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Designing Digital Spaces with Kids in Mind

The UK’s Age Appropriate Design Code can now be enforced, and represents a major step forward in protecting kids online.

Starting today, the UK's leading child privacy rules -- the Age Appropriate Design Code, or Children's Code -- can be enforced on all platforms and sites likely to be accessed by children in the UK. This is a moment for celebration and for renewed commitment from other lawmakers around the world to do all that they can to similarly protect young people online.

The Children's Code was enacted and went into force last year. It requires a broad array of protections to support children's privacy and digital well-being, and Common Sense supported and championed its passage. It requires that all services likely to be accessed by kids under 18 prioritize their best interests, and requires among other things that services minimize their data collection and use, put in place protective defaults (such as turning geolocation tracking off by default), refrain from "nudging" young users into giving up more information than they otherwise would, and improve transparency. Services are not supposed to use young people's information in ways that could be detrimental to them, which many experts read to include targeted ads.The Code also recognizes that kids evolve and grow over time, so companies must take into account that young kids and teenagers have different needs at different ages, though all deserve support and protection. It differs from COPPA, the U.S. child privacy law, but the requirements are compatible and services can certainly comply with both.

Indeed, we have already seen over the last month that international companies are making changes -- which appear to be in order to comply with the Children's Code -- and implementing them globally. For example, Google has announced that it will implement more protective search defaults for teenagers, and that it will limit behaviorally targeted ads to teenagers. Instagram also announced more private accounts by default for teens and limiting behavioral ads. TikTok too announced changes that would improve privacy defaults -- such as limitations on strangers messaging teens -- with younger teens even more protected than older ones.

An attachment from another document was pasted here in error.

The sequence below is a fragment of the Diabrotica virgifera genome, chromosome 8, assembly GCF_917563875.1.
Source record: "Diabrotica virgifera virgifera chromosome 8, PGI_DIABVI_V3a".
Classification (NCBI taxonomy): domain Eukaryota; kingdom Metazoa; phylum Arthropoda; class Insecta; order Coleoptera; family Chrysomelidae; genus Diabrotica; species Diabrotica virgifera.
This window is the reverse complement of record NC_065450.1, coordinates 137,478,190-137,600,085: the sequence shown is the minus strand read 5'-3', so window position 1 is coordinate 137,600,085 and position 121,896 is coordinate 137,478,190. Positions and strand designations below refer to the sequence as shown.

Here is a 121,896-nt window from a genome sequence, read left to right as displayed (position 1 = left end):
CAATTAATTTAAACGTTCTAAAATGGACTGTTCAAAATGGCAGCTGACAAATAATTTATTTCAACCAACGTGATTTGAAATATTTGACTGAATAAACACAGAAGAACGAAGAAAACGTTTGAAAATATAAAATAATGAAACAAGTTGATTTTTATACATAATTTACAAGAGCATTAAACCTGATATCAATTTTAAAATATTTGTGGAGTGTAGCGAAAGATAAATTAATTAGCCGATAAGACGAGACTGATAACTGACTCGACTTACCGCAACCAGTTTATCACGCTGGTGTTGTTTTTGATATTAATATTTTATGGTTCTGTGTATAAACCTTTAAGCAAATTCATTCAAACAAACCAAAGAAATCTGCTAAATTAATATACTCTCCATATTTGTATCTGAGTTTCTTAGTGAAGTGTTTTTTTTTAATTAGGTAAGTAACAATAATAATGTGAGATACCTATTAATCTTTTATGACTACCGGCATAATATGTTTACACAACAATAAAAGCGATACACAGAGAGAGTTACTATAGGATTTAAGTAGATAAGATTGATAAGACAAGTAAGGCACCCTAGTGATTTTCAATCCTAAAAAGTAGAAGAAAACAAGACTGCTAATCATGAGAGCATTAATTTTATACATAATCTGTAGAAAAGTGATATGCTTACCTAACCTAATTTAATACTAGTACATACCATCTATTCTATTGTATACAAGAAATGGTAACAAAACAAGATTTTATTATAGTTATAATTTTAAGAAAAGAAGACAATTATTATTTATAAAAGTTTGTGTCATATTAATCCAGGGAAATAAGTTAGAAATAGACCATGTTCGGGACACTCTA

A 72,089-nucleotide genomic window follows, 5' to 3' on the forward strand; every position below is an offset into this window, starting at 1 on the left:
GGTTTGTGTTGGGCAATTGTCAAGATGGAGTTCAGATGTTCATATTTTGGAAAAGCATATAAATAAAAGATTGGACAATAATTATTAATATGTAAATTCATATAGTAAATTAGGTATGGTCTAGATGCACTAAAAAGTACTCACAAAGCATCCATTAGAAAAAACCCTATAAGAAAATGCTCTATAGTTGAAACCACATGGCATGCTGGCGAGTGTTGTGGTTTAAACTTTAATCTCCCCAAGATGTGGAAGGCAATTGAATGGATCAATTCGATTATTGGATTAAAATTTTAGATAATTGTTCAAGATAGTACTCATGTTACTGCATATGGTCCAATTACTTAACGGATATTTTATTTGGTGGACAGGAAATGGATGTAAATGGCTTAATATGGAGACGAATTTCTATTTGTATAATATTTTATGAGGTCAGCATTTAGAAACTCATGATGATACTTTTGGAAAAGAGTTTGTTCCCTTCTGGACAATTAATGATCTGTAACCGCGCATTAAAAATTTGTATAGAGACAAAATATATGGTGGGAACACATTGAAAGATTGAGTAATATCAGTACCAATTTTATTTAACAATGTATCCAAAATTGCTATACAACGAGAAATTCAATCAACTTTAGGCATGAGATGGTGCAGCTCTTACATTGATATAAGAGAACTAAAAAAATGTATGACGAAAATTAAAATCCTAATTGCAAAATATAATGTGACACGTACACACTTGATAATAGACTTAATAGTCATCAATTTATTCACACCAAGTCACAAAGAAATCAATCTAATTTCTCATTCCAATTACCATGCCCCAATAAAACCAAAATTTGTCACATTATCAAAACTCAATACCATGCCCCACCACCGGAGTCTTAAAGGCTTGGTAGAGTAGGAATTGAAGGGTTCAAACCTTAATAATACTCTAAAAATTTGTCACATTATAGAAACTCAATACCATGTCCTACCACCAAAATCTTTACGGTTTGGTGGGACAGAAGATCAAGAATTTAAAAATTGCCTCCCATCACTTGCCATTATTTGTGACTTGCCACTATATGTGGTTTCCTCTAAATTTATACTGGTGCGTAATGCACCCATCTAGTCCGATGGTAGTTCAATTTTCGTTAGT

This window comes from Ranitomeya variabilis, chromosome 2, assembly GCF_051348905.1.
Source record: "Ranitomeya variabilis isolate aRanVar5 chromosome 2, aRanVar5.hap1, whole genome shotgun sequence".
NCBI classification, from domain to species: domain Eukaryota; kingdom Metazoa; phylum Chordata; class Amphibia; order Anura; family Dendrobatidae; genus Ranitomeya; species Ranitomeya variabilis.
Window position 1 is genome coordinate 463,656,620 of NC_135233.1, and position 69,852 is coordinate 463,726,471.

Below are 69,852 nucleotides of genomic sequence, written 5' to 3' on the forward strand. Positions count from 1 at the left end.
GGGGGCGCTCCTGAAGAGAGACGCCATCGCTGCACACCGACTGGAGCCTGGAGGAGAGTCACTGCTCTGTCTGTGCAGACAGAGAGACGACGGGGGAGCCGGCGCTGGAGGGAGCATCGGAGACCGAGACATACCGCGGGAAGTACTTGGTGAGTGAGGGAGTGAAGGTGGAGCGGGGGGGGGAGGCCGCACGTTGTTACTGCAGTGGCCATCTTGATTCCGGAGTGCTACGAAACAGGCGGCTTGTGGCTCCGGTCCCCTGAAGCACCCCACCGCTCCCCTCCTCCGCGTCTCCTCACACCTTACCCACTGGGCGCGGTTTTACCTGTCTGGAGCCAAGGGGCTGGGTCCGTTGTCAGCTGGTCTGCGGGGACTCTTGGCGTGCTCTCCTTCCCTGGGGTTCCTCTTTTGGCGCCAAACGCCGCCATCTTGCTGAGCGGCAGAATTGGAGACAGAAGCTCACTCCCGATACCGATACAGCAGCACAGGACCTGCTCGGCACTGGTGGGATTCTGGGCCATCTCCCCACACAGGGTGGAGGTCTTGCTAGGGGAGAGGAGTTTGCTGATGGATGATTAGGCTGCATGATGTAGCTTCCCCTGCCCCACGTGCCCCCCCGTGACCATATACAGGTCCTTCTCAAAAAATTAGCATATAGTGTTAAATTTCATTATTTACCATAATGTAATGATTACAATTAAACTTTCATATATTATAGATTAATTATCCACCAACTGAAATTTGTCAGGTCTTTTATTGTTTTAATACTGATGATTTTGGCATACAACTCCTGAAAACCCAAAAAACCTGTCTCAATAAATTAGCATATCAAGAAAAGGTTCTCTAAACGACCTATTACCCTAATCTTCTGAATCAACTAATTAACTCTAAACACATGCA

It's great to see that these companies have decided it is in their best interest to apply such protections across the board, and not just where they may be legally required. But unfortunately, some of these companies have a history of saying one thing and then deciding a few years down the road that they want to do something different. In order to ensure that these protections, and others, may apply to children and teens in the U.S., we need lawmakers to act here, too. The U.S. needs a consumer privacy law that applies to everyone, but at the very least applies to teens, that protects them on whatever sites and services they use, and that encourages data minimization and limits targeted advertisements. Happily, we have good models for potential laws in both the Senate (which is bipartisan) and in the House (which most explicitly adopts elements of the Children's Code).

Let's celebrate today, but -- especially in the U.S. -- let's also get to work on broadening these protections to kids around the world and across the web.

Ariel Fox Johnson
Ariel Fox Johnson is Senior Counsel for Global Policy at Common Sense Media, where she advocates for smart practices, policies, and rules to help all kids thrive in today’s wired world. Her work focuses on enhancing family privacy rights, strengthening students' educational privacy, and promoting robust consumer protections in the online world. She frequently advises policymakers, industry, and tech experts, and has helped develop laws on student privacy, consumer privacy, and the Internet of Things. Ariel is a graduate of Harvard College and Law School. Prior to joining Common Sense, Ariel worked on privacy, media, intellectual property, and technology matters at corporate law firms, and provided pro bono assistance to nonprofits and asylum seekers.